Covering Up

Niqab-less Norah al-Faiz

Norah al-Faiz is supposed to be a symbol of progress in Saudi Arabia. She was appointed deputy minister of education by King Abdullah in February 2009, making her the kingdom’s highest-ranking female official. At the time, many observers hailed the move as a sign of reform.

But controversy has dogged Faiz since the beginning of her tenure. Continue reading at Foreign Policy

Update 6/27/2012: Saudi state press agency published this new photo of al-Faiz, reportedly taken in Riyadh last night during her visit to an Aramco cultural event. She is the first from the left in the black abaya.

Norah al-Faiz in Aramco cultural event in Riyadh

Advice to KASP boys & girls, letter to King Abdullah, more families only

  • Fouad al-Farhan wrote a very good blogpost, analyzing the different types of Saudi students abroad, and offering some invaluable advice to the boys and girls of KASP. What I find incredibly disheartening and slightly funny is how some commenters there totally ignored the whole gist of the post and focused instead on Fouad’s choice of words, despite the fact that the words they found objectionable were not meant for a specific person(s). It just shows you how some people here can be extremely oversensitive, unbelievably easily offended, and absolutely thin-skinned.
  • Last week coincided with the fifth anniversary of King Abdullah’s ascend to the throne. Many congratulatory ads have been published in newspapers. Many overly praising items have been written and broadcasted. But leave it to fellow blogger Ahmed Ba-Aboud to put things in perspective. “King Abdullah, don’t listen to them,” he says.
  • Two guys at the grocery store checkout counter. Their groceries include a large soda bottle aka “family size” bottle. They are told they can’t buy it because, like many other things in the country, it’s for families only. Hilarious, but I won’t be too surprised if it happens in real life. It is exactly this kind fanaticism we are particularly good at.

    The video was created by the awesome Malik Nejer. More of his work can be found here.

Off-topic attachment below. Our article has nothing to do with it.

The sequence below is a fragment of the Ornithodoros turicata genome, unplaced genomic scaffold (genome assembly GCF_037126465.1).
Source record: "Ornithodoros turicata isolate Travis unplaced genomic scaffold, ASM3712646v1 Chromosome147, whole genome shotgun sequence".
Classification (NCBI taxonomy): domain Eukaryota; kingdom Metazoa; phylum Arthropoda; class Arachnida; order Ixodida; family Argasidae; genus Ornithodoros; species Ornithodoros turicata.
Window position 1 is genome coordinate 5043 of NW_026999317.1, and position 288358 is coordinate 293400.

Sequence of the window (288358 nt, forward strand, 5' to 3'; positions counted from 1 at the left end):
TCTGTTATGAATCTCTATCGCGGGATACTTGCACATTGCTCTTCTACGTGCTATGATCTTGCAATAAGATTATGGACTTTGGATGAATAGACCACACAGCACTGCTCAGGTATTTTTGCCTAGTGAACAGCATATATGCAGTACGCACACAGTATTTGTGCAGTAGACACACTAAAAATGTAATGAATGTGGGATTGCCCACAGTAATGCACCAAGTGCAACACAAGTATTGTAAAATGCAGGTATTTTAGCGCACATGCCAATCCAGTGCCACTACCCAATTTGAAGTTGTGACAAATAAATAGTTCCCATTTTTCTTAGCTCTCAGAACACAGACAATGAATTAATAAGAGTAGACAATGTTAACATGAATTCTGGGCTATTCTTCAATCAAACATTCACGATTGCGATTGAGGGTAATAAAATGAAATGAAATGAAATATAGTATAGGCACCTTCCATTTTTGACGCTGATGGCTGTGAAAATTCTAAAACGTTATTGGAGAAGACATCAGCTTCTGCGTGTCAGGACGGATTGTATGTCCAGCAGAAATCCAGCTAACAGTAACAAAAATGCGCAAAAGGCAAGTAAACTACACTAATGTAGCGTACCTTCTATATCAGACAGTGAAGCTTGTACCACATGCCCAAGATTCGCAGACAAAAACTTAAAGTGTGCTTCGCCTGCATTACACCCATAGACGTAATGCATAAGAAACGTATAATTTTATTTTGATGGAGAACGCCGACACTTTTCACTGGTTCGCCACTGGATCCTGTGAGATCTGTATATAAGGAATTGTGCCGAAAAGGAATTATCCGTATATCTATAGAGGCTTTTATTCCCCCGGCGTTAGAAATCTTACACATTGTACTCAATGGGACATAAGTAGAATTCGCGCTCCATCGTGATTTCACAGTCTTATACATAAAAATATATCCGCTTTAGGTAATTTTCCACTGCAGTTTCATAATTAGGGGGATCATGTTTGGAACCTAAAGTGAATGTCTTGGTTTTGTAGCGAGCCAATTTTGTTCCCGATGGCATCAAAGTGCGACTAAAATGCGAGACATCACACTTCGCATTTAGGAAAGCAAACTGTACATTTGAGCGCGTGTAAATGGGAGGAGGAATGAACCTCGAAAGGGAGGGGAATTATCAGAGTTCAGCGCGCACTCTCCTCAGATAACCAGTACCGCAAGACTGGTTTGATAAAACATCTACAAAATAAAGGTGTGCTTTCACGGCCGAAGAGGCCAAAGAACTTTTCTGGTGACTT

Why KASP is Flawed?

King Abdullah Scholarships Program (KASP) is an impressive undertaking. More than 70,000 Saudi students have been sent to many different countries around the world to continue their education. The program is fully paid for by the government, and it is said to be designed in a way to cover the demands of the job market in the country. Although it has been deemed mostly successful, the program has some issues. These issues, however, are usually dismissed by officials at the Ministry of Higher Education (MOHE) as minor.

For example, 1073 students on KASP have been recently sent home for reasons related to their behavior, religious observance, or academic performance. And there is a fourth reason related to the nation that I don’t quite understand. The ministry says this is such a small number compared to the overall number of students who study abroad, but I think the fact that they had to return more than a thousand students indicates a problem with the selection process.

A friend of mine was recently traveling to the US. On the plane, he met with 15 Saudi students going on scholarships. Only one out of the fifteen could actually read English, and was able to fill out the customs form.

I think some of the problems with KASP have to do with the philosophy behind the program which I believe is flawed. Limiting the program to a small set of technical and medical majors just to supply to the demand of the job market is not the right strategy to develop a modern state. Yes, our country needs engineers and doctors. But we also need artists, philosophers, linguists, sociologists, and graphic designers.

Unfortunately, MOHE is highly allergic to criticism. When a student wrote a blog post about the Saudi Cultural Commission in Canada last year, he had to take it down few hours later. Mohammed al-Khazem, who wrote a book about higher education in the country, says MOHE is seeking attention at the expense of doing what is really important. That is, to help the 20 universities in the Kingdom to become better institutions.

There are high hopes that KASP will transform Saudi Arabia. The students who studied abroad are expected not only to come back with degrees, but also with a change in mindset that will push the country to the next level economically, socially, and culturally. But there is also fear that these high hopes might turn out to be false. We sent thousands of students in the ‘70s and ‘80s to study abroad and when they came back they did not change much. Is it going to be any different this time?